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The US Across the Centuries

New books on the meaning of America

Aug. 28, 2013
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Across the Pond: An Englishman’s View of America
(W.W. Norton), by Terry Eagleton

An Oxford scholar with a hilarious sense of humor, Terry Eagleton is self-deprecating while alert to the preposterous mores and habits of mind around him. In Across the Pond, he turns his wit to the vexed question of the U.S. and the U.K., two nations famously divided by one language. The laughter isn’t one sided. Eagleton finds plenty of humor in his own people, yet his focus is on the Yanks—a nation given to impossible dreams that sometimes come true, hard of eloquence and hollow in grandiosity, distrustful of irony yet exceptionally personable. He finds many misunderstandings in the spoken language: to many English ears, George W. Bush’s “war on terrorism” sounded like “war on tourism.”


Why We Left: Untold Stories and Songs of America’s First Immigrants; (University of Minnesota Press), by Joanna Brooks

The assumption that America’s original Anglo-Saxon settlers came seeking opportunity is wrong. In her path-finding cultural history, Joanna Brooks discovers that some working-class settlers were sentenced to exile for vagrancy, some were kidnapped as cheap labor and others arrived as indentured servants with few prospects. Most had been driven from their ancestral homes by the cruel birth pains of modernity as old obligations between social classes were supplanted by naked greed. Brooks searches the often grim, fatalistic ballads carried across the Atlantic for clues into the lives of often-illiterate people who left few traces behind. The new land eventually provided many of their descendants with opportunities they never imagined.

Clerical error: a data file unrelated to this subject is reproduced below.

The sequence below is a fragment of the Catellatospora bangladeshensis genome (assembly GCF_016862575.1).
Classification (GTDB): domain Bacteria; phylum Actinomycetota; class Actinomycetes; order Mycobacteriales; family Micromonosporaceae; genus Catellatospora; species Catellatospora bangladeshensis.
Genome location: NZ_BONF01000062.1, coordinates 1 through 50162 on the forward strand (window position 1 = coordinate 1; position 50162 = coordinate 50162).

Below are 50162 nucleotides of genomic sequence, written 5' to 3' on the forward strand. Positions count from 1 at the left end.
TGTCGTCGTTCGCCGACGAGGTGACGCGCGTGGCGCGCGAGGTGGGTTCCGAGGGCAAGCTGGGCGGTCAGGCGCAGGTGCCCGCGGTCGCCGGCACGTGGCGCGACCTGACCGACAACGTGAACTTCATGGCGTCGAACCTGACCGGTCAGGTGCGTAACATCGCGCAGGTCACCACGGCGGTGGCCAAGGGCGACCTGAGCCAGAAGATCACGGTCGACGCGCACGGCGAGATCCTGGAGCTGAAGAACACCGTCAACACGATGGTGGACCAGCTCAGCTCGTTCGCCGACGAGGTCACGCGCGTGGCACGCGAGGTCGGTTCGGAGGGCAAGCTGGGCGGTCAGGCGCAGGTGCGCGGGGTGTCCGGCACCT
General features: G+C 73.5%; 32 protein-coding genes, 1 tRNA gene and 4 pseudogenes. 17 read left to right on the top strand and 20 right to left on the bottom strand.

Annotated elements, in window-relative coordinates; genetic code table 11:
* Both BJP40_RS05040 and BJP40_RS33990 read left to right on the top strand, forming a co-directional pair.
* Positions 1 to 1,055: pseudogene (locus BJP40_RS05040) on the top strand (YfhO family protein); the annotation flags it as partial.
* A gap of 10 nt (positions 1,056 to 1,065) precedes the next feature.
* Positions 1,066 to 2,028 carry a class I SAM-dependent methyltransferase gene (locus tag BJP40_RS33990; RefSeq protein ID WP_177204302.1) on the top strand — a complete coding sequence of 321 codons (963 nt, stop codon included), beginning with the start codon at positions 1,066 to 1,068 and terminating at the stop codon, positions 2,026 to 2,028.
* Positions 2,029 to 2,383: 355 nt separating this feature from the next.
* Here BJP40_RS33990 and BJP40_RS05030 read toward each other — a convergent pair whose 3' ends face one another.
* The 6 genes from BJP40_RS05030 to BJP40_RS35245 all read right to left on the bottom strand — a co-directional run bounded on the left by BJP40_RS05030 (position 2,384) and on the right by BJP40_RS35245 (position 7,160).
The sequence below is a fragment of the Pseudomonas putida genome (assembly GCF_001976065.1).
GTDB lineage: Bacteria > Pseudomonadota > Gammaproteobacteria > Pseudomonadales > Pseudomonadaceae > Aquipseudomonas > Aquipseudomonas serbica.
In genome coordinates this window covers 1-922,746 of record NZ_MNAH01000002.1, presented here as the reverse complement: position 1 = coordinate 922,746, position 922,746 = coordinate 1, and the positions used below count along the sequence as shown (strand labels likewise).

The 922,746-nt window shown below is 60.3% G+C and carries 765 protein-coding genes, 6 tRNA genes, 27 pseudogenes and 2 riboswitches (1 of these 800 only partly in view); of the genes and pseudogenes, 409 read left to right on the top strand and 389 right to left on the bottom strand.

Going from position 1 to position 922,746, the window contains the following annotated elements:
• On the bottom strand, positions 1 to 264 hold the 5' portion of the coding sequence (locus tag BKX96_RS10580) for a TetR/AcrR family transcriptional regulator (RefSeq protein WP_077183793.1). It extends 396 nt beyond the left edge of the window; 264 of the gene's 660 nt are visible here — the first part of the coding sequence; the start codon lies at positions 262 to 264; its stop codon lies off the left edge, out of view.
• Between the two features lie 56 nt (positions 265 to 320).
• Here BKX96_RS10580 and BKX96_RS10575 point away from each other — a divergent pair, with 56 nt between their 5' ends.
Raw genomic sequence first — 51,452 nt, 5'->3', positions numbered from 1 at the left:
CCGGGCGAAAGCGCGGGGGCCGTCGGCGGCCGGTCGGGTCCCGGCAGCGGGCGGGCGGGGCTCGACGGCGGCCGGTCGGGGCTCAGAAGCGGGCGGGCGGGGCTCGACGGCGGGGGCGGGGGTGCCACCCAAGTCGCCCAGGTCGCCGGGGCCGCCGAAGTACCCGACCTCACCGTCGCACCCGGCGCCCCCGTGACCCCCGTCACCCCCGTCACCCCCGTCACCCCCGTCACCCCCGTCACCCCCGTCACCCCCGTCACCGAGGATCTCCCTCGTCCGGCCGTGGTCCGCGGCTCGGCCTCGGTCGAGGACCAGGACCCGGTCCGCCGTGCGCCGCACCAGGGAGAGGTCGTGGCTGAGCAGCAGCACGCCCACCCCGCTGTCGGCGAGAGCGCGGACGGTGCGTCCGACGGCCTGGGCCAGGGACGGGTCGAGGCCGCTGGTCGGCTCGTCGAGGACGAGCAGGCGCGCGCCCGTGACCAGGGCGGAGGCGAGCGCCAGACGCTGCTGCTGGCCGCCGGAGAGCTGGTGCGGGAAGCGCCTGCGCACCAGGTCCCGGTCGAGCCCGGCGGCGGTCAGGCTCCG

Another America: The Story of Liberia and the Former Slaves Who Ruled It (Hill

and Wang), by James Ciment

Africa’s first republic was established in 1847 by freed American slaves who lorded over the native Africans until their regime was overthrown in 1980 in the prelude to one of the continent’s bloodiest civil wars. Journalist James Ciment interviewed scores of Liberians and read widely among documents that survived the conflagration. What he found was a strange, true story: an African-American ruling class that recreated Tara on the Windward Coast but with themselves as the masters. Their regime finally collapsed when a century of resentment and unmet expectations from native blacks could no longer be contained.


Chicago Skyscrapers, 1871-1934 (University of Illinois Press), by Thomas Leslie

In a book as handsomely designed as many of the buildings it describes, architecture professor Thomas Leslie examines how the City of Big Shoulders became the City of Tall Buildings. Leslie explodes many received ideas about Chicago’s skyscrapers: they were not entirely unprecedented and did not spring up rapidly in response to the Chicago Fire (1871). The spur to the city’s high skyline cannot be reduced to one factor or another: the skyscrapers weren’t simply a response to climbing real estate costs or the rise of American capitalism, new building materials or better elevators. It was all of the above—and much more.


The Last of the Doughboys: The Forgotten Generation and their Forgotten World

War (Houghton Mifflin Harcourt), by Richard Rubin

As the 21st century began, talk of the Greatest Generation made Richard Rubin wonder: what about the generation before the Greatest, the one that marched into the trenches of World War I? Setting out to find survivors, he received no help from the American Legion or the VA but much assistance from France, which decided to award its highest honor to all remaining Americans who had served on French soil in the war. The Last of the Doughboys documents Rubin’s rambling quest to speak to those final survivors, whose memories are often idiosyncratic but revealing, and becomes a sprawling meditation on the significance of remembering.


Southern Soul-Blues (University of Illinois Press), by David Whiteis

Denise LaSalle, J. Blackfoot and Willie Clayton might not be household names to the general public, but they are stars among fans of Southern soul-blues. David Whiteis writes with a fan’s insistent devotion and a scholar’s dedication to checking facts about a genre that coalesced in the early ’80s among “grown folks” from ’60s soul and blues roots and continues to find an adult, often African-American audience with a slight Southern accent. He also writes about larger questions, including the post-Napster music giveaway with its “faux-anarchistic manifesto [of free music] that virtually guarantees prolonged ‘heroic poverty’ status for musicians if they can’t sustain perennial tours.” Soul-blues musicians don’t want to give their music away. They’d rather earn a living.


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